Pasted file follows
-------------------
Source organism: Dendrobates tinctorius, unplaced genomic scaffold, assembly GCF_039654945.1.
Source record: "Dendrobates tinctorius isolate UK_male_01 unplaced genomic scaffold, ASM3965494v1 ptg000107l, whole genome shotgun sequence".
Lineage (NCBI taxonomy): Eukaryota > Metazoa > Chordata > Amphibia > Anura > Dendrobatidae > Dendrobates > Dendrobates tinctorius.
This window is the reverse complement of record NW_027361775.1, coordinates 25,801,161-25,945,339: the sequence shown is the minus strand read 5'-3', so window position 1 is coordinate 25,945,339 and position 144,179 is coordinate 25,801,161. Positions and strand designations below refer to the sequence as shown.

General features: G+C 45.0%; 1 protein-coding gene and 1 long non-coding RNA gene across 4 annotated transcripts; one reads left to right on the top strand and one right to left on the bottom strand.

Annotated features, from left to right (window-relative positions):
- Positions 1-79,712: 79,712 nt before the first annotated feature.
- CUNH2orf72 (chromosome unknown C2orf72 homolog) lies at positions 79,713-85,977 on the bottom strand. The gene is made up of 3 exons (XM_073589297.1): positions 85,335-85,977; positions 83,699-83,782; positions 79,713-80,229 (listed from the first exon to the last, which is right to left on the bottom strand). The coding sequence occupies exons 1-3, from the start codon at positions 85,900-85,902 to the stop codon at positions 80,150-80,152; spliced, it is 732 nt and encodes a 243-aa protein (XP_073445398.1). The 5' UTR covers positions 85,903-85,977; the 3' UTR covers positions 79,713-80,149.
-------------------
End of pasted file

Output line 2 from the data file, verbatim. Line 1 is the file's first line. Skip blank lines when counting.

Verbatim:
Source record: "Dendrobates tinctorius isolate UK_male_01 unplaced genomic scaffold, ASM3965494v1 ptg000107l, whole genome shotgun sequence".